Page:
Could it be Lyme neuroborreliosis?



    A positive antibody response may lead to more confusion than clarification.

    Borrelia bacteria can be transmitted to humans through tick bites and give rise to Lyme neuroborreliosis. Disease manifestation varies in terms of symptoms and time course. Most patients experience subacute onset of neurological symptoms weeks or months after infection, the most common being facial nerve palsy or focal neurogenic pain owing to radiculitis (1, 2). Other symptoms may include diplopia, hearing impairment, paralysis, altered sensation, difficulty in walking or cognitive impairment. In rare cases, patients show prolonged neurological symptoms that progress over months or years: so-called late-stage disease. Clinical neurological examination usually reveals objective findings, but in the early stages radiculitis may manifest purely as pain. Analysis of cerebrospinal fluid reveals signs of inflammation with an elevated lymphocyte count (3). The vast majority of patients who have had symptoms for more than two months have antibodies against the Borrelia bacterium in their serum and cerebrospinal fluid (2). However, detecting Borrelia antibodies is insufficient to diagnose Lyme neuroborreliosis. Up to 18 % of healthy persons also have serum antibodies (4), and some show antibody production in their cerebrospinal fluid without an elevated lymphocyte count. Some of these individuals may have undergone previous treatment for the disease or had an infection that resolved spontaneously.

    Chronic and diffuse pain and fatigue disorders with non-specific neurological symptoms are common in the general population. Such symptoms are not typical of neuroborreliosis, but an article in this issue of the Journal of the Norwegian Medical Association shows that patients are often evaluated for this disease (5). In Aust-Agder in 2015, 140 individuals were referred for lumbar puncture to test for possible Lyme neuroborreliosis. Approximately one in four tested positive for Borrelia antibodies in serum. Only 30 of the 140 had typical symptoms of Lyme neuroborreliosis. Non-specific symptoms were present in 110 patients, half of whom had had them for more than six months. This liberal approach to testing patients for Lyme neuroborreliosis may reflect the strong focus on tick-borne diseases in general. Media coverage of individual cases may create the impression that Borrelia infections are a common cause of otherwise unexplained chronic symptoms.

    In the Aust-Agder study, none of those with prolonged non-specific symptoms were diagnosed with Lyme neuroborreliosis following lumbar puncture. The fact that clinical neurological examination was not performed systematically prior to lumbar puncture is a limitation of the study, as is the fact that the number of patients was too small to allow any firm conclusions to be drawn about diagnostic value. But the result is in line with broad clinical experience suggesting a low probability of Lyme neuroborreliosis in patients with prolonged non-specific symptoms (6, 7). In this patient population, lumbar puncture to rule out the disease is unnecessary if Borrelia antibodies cannot be detected in serum. In the event of a positive serum test, lumbar puncture should be performed if clinical examination fails to exclude neurological affection.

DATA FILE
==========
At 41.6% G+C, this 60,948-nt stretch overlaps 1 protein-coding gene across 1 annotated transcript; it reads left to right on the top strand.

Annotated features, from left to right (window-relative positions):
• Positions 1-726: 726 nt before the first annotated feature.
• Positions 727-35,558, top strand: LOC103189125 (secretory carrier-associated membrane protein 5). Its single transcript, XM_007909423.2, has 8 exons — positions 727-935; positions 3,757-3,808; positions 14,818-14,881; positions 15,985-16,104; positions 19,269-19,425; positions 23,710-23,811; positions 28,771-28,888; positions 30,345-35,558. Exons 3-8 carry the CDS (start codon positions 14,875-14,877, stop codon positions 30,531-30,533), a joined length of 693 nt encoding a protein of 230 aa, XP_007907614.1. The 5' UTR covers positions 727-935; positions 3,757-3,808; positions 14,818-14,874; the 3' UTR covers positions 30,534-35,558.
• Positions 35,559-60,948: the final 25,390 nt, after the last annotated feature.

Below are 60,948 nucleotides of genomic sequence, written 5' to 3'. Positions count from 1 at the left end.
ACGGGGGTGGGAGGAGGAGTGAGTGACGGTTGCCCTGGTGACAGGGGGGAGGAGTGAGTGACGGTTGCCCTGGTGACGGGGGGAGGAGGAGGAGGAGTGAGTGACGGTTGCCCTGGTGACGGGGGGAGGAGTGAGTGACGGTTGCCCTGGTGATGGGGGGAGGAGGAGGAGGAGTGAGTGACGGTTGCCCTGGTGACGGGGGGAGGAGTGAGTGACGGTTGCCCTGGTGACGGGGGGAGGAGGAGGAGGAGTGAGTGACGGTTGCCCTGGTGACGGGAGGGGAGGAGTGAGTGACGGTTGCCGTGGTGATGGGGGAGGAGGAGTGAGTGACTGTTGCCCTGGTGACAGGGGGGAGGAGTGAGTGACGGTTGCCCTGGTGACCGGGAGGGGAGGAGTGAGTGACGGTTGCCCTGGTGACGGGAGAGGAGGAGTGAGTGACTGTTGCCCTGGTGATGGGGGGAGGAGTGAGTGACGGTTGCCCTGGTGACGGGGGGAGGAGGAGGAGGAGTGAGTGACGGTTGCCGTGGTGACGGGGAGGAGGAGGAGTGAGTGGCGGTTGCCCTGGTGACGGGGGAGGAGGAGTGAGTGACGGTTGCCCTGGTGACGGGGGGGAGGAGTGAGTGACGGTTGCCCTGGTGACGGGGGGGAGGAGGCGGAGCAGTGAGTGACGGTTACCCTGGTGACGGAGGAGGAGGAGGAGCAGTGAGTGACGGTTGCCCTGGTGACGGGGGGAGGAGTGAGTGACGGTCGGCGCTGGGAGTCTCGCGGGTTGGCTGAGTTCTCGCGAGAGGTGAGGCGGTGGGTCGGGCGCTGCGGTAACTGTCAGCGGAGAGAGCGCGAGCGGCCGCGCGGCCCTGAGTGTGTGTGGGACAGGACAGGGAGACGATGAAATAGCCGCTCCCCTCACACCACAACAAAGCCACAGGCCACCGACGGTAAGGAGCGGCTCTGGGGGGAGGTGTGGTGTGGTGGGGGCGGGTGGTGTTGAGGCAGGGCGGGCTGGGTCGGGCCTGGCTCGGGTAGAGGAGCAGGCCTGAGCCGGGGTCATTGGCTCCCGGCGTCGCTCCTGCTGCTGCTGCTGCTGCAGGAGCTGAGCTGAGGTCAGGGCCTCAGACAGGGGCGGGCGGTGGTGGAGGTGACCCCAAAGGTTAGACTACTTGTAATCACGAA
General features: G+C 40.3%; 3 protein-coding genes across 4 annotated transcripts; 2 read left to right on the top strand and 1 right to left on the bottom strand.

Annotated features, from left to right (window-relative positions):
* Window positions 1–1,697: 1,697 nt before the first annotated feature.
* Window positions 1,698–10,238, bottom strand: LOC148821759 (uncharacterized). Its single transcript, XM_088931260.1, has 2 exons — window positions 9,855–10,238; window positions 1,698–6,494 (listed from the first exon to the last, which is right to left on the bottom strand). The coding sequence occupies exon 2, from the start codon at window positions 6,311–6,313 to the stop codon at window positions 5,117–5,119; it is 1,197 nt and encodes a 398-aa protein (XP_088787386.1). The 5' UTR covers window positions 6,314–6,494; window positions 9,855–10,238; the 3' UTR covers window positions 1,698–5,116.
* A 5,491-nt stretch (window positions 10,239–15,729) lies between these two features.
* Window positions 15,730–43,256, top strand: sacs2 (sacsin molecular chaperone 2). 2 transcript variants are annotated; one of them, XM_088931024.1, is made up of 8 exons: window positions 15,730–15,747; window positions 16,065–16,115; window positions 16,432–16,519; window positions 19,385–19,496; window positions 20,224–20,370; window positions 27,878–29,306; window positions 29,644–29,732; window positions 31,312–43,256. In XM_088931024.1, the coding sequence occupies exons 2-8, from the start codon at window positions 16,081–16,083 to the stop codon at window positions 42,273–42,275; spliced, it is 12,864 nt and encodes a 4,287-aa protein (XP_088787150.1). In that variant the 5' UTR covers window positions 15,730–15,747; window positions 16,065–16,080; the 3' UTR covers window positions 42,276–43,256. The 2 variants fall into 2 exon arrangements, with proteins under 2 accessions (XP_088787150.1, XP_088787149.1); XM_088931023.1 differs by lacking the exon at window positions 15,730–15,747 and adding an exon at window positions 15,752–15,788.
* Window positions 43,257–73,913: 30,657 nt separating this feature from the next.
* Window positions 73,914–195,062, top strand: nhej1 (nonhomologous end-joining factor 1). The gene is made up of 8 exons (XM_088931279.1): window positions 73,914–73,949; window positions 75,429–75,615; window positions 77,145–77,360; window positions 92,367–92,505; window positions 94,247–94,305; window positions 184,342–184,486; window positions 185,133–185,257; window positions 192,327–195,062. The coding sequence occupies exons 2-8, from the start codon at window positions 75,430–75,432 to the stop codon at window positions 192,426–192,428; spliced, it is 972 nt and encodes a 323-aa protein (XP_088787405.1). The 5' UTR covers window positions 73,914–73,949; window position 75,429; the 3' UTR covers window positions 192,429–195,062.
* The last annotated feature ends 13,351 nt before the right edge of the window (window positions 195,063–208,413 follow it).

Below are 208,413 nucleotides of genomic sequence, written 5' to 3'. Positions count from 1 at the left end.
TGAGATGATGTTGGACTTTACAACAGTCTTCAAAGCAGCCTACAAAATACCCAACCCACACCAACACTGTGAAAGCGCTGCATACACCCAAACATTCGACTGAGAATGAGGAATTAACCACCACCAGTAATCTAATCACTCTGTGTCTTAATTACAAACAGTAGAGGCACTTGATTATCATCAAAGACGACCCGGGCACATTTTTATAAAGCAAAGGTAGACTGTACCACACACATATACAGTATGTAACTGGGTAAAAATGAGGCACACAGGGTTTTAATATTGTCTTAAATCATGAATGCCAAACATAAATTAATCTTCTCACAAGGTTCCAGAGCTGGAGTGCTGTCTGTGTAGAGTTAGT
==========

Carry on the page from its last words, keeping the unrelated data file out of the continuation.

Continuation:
Liberal assessment practices mean that we often find ourselves faced with patients with non-specific symptoms and a positive antibody test. In such cases the diagnosis is uncertain, and it is important to convey this to the patient. First, there is a small possibility of active Borrelia infection in the early dissemination phase in which symptoms may be predominantly non-specific. Many choose to administer a two-week course of antibiotics to cover this possibility, but there is little justification for this in cases with prolonged symptoms. Second, the positive antibody test may be a chance finding. A study of approximately 1200 Norwegian blood donors, for example, found no correlation between subjective health complaints and Borrelia antibodies in serum (8). Third, the antibodies may be a marker of late effects of a previously treated or unrecognised Borrelia infection: so-called post-treatment Lyme disease. This term arose due to a number of patients reporting persistent non-specific health problems after completing treatment (6, 9), but the incidence of post-treatment Lyme disease is controversial and its mechanisms unknown (7). While this possibility should be considered in individual patients, it is important to communicate to patients that the symptoms are not due to active infection and that long-term antibiotic treatment is ineffective (10).

    It is thus very unlikely that chronic non-specific neurological symptoms in the absence of objective findings upon clinical neurological examination are due to active Lyme neuroborreliosis, even when Borrelia antibodies are detected in serum, or in the cerebrospinal fluid without an increased cell count. Patients should be informed about other more likely explanations for a positive antibody result in order to avoid uncertainty and inappropriate treatment with antibiotics.


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